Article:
Oh how I wish there were some secret, fool-proof formul for choosing a plastic surgeon! Sure, there are recommended guidelines and what not but there really is no infallible method to choosing a surgeon that will guarantee your absolute post-operative satisfaction. So many variables can alter an end result: your own expectations, pre-existing physical attributes, doctor-patient communication, the skill of the surgeon, your health and ability to heal, your post-operative care, and the errant complication that may arise. That being said, you can most definitely take action on your part to help improve your odds in having a successful surgery.
As for how I chose my surgeon? I started thinking about breast augmentation in 1997 and finally had my surgery in June of 1998. I was actually pretty lucky my first time out. I basically picked a few names out of the yellow pages and met with the first one and canceled my consultations afterwards. By chance, I had stumbled across a doctor that performed trans-umbilical breast augmentation (TUBA) which is where they place your implants through your navel. I was sold on my surgeon from the beginning. He was about 25 minutes away from me and had his own out-patient facility (I have never had surgery in a hospital and I am thankful for it). He was not, however, a board certified plastic surgeon; he was considered a cosmetic surgeon. Now, this is where I say do as I say, not as I do. Granted, I came out fine, but the chances for success are better if you obtain several opinions by going on several consultations and for many the gold standard calls for a board certified plastic surgeon. The fact of the matter is, you cannot make a truly informed choice, if you only have one option to choose from. Having one consultation doesn’t constitute having a choice per se. Like I said, I was lucky, and all went well—more than well actually.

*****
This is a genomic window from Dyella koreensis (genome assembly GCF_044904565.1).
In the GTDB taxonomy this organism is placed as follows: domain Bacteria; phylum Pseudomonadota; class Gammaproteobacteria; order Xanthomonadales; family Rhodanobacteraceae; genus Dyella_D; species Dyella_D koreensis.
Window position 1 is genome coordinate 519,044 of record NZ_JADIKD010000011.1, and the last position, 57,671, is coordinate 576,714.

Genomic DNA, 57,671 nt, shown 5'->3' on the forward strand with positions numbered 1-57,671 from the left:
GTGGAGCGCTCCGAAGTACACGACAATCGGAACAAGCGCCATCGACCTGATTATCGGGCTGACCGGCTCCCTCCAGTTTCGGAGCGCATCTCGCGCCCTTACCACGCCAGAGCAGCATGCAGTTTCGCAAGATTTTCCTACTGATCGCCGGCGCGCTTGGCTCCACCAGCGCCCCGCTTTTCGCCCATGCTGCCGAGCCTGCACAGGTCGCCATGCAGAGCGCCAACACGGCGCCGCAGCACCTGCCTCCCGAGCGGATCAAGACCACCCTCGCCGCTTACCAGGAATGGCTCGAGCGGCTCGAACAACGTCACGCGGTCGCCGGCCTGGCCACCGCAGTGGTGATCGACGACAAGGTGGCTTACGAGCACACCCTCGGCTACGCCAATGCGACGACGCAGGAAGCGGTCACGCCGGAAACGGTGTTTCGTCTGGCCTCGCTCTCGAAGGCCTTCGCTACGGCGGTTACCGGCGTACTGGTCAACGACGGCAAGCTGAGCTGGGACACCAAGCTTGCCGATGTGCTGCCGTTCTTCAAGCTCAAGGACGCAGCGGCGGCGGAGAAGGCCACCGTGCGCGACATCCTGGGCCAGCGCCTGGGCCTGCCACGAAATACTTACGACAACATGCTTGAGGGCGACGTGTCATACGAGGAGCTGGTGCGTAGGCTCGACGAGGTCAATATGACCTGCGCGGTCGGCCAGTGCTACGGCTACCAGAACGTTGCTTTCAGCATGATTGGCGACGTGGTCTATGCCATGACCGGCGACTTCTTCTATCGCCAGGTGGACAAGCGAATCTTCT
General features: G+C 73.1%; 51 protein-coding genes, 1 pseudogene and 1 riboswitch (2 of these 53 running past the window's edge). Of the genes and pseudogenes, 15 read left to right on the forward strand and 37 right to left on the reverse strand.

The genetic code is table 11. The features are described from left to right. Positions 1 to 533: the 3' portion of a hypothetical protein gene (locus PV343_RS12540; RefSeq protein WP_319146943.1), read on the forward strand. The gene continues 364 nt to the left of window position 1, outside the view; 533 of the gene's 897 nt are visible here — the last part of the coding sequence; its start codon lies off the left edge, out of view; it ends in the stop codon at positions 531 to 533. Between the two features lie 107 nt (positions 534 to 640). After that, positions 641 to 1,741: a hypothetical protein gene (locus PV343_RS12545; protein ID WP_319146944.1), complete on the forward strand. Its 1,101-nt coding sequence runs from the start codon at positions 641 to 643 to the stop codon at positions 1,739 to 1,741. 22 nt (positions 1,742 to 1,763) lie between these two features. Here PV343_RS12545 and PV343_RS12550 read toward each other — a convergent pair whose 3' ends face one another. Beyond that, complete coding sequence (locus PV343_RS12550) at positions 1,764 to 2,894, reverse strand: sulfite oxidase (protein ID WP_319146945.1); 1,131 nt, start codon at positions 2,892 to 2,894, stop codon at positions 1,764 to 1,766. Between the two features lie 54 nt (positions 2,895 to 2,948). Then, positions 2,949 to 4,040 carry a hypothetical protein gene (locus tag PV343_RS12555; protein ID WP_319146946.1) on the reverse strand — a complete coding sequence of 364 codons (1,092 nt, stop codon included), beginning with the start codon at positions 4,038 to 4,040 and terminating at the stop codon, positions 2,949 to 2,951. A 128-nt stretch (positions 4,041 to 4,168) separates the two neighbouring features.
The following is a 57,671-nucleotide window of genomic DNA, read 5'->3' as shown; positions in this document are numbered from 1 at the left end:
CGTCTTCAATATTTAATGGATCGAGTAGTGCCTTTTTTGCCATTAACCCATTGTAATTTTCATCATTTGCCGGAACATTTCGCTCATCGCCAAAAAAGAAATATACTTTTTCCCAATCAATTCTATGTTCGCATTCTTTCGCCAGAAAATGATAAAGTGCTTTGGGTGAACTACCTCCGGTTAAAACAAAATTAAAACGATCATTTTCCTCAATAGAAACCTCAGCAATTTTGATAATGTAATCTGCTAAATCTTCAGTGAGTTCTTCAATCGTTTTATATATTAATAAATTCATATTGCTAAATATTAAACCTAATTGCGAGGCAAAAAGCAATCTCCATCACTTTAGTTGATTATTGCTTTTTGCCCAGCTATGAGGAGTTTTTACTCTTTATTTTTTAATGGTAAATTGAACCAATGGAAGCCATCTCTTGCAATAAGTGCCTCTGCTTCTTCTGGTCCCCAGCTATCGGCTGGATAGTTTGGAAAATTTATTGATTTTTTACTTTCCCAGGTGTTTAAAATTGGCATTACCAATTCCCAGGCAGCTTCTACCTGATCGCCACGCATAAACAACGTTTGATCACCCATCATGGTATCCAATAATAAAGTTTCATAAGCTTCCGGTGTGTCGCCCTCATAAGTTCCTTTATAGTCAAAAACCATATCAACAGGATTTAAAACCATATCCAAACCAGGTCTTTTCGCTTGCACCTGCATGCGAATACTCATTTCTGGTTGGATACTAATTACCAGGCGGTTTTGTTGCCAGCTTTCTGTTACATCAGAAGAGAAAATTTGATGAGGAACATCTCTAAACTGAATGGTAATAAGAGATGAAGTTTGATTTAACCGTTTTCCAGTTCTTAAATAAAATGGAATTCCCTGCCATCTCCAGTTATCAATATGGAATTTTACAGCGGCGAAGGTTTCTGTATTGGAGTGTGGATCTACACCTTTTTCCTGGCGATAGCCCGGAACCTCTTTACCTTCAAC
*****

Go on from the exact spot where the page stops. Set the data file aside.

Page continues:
Choosing my second surgeon was a little different, a little out of the ‘norm’ if you will. I was shooting a documentary and for the amount of surgery (and type), the facility needed, and the call for other criteria, I needed a special surgeon. I knew one that I had been in contact with for a while and I knew of his training, skill, and experience. He agreed to the documentary and that was the end of that. There really were only a few surgeons who met the skill/experience criteria and in the end it the deciding factor was about time and location. Even with the complications I had had, my luck was still a factor. He was a good surgeon, he was board certified, and he had many years of experience, was open to my suggestions, and gave me a lot of time to
On the third surgery, I needed an explant and a lift and I needed someone who was very skilled, competent and that is all that mattered. I didn’t care about location, money, or anything. My friend (another plastic surgeon) had had a breast augmentation redo and breast lift by him and I loved her results. I waited until she was well healed before finally scheduling my consultation. Luckily he was in my area, board certified, had his own facility and very easy to talk to. I had seen several of his patients’ results before ever scheduling so I felt even more at ease with my decision. He wasn’t cheap though. But, like I said, I wasn’t looking for a bargain. Not that my other surgeons were inexpensive!